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Brian Schmetzer challenges entire Seattle Sounders organization ahead of Concacaf Champions League

For Seattle Sounders head coach Brian Schmetzer, the upcoming 2020 Concacaf Champions League campaign carries challenges beyond attempting to become the first-ever MLS club to win the continental trophy.

That’s objective No. 1, to be sure. But throughout preseason, Schmetzer has stressed that the organization is hoping to take lessons from its last CCL venture in 2018, when the Sounders failed at managing the balance of the tournament's demands and their league schedule.

After reaching a second consecutive MLS Cup final in 2017, the Sounders exited the 2018 CCL in the second round and limped out of the gate in the league. They required a furious midseason turnaround to make the playoffs, a fate Schmetzer says he’s intent on avoiding in 2020. 

“I tried to do it organizationally,” Schmetzer told reporters on a Wednesday conference call from San Pedro Sula, Honduras. “I’ve challenged all the equipment staff, sports science, medical, coaching staff, myself — I challenged myself first — the players have heard the message. We won’t know, really, until we get out there the first couple games early on in the year just exactly if that message was well received or whether we need to say it a little firmer, a little bit harder.

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“I think all the guys have had enough time to reflect back on what a tremendous end to 2019 that was. But I think all of them, going back to camp [in Mexico City], I think that was a really good way to send the message — don’t send it backwards. I think our preparation has been good.”

Seattle faces a Club Olimpia side in San Pedro Sula on Thursday (10 pm ET | FS2, TUDN) that is already eight games into its league schedule and thus fully matchfit. To combat that disadvantage, the Sounders have been working through high-intensity training sessions at altitude in Mexico City.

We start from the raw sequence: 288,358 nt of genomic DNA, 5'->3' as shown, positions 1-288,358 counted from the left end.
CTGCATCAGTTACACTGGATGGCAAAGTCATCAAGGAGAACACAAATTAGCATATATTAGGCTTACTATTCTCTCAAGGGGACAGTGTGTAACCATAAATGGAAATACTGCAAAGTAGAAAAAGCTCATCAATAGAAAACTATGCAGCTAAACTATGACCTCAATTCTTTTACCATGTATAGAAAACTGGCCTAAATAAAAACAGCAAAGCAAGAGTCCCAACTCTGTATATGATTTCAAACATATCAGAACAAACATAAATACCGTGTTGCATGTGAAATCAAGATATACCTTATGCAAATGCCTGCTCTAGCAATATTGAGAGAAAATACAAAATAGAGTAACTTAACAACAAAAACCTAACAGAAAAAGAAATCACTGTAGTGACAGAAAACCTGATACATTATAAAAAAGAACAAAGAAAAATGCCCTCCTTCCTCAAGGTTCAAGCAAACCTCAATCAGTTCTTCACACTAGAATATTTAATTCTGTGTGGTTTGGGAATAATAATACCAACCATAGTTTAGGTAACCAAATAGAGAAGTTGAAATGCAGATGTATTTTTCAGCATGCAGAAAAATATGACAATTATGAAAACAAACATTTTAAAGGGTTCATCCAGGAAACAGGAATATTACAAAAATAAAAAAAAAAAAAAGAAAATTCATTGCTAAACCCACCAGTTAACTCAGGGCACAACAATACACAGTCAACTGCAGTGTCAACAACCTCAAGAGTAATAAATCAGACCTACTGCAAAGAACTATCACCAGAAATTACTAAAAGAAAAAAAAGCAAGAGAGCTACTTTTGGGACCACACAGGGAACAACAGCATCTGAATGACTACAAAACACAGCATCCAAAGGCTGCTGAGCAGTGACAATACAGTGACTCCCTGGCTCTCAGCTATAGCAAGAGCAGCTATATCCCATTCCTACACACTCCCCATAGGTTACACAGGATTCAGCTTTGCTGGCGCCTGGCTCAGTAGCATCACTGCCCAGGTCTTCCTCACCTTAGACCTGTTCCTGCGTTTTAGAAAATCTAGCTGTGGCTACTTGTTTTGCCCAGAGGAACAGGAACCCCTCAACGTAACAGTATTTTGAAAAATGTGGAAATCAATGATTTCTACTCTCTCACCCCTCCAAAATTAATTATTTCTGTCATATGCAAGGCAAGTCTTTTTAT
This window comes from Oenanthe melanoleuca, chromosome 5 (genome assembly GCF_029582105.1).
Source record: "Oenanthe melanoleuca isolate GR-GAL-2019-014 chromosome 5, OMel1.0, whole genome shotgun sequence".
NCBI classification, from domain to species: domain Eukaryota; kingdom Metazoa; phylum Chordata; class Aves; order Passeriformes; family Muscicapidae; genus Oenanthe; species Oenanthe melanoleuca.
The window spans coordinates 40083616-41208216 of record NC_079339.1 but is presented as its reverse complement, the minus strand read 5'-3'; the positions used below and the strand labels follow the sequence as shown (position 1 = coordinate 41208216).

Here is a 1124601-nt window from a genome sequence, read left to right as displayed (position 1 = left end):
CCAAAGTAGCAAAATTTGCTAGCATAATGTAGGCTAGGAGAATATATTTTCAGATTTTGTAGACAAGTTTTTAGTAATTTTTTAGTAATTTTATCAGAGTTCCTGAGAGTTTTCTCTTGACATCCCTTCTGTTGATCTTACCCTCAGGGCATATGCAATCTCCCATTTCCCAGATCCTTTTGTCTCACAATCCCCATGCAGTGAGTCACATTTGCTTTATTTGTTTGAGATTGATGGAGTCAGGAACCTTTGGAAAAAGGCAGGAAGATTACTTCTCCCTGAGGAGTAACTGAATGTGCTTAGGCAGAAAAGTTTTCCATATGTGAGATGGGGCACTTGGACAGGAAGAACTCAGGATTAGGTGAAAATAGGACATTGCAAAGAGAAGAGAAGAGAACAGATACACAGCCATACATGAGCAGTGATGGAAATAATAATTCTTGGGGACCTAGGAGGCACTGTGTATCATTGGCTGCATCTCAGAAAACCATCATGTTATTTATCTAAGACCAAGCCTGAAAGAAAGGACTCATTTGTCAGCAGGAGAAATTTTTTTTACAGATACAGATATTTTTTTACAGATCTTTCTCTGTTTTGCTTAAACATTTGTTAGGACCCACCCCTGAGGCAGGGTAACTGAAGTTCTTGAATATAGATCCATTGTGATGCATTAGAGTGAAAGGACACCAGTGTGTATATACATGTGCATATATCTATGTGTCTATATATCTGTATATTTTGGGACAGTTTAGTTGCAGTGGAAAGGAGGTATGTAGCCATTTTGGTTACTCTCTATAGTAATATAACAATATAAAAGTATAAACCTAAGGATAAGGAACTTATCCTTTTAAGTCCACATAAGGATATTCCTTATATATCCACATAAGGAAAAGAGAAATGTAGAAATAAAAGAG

Those sessions also gave Schmetzer an extended look at two of the club’s new signings that the Sounders hope will pay dividends in CCL in Colombian center back Yeimar Gomez Andrade and Brazilian midfielder Joao Paulo.

Gomez Andrade had a quick learning curve, only joining the club at the start of training camp in Mexico, but Schmetzer said he’s been pleased with how quickly his new defender has adapted.

“Having him there for entire 12 days that we had [in Mexico] was critical for him to assimilate into the team,” Schmetzer said. “I love watching him play. He’s a very physically gifted athlete. He’s extremely fast. He’s good in the air. He’s not Chad Marshall good in the air, but he’s certainly very, very good in the air. What I like about him is that he’s aggressive. You need to have big, strong, aggressive center backs. I think the pairing of Yeimar and Xavi [Arreaga], I think that’s going to work very well this year.”

It’s a long way off from becoming a reality, but the historical implications of a CCL title for Seattle would be massive, even compared to other MLS participants in this year’s competition. With two MLS Cup titles in the last four years, becoming the league’s first CCL-winner would solidify them among the league's all-time greatest sides.

“We would love to be in a Concacaf Champions League final,” Schmetzer said. “I think it’s a very challenging road, but I would bet on my team in final over two legs, I think we’d have a pretty good shot at it. So, we’re excited, we’d love to be there. Whatever statement that makes about the league, all the national broadcasters will [talk] about. I would just look at it from a Seattle perspective, it’s something we as a franchise and an organization certainly covet.”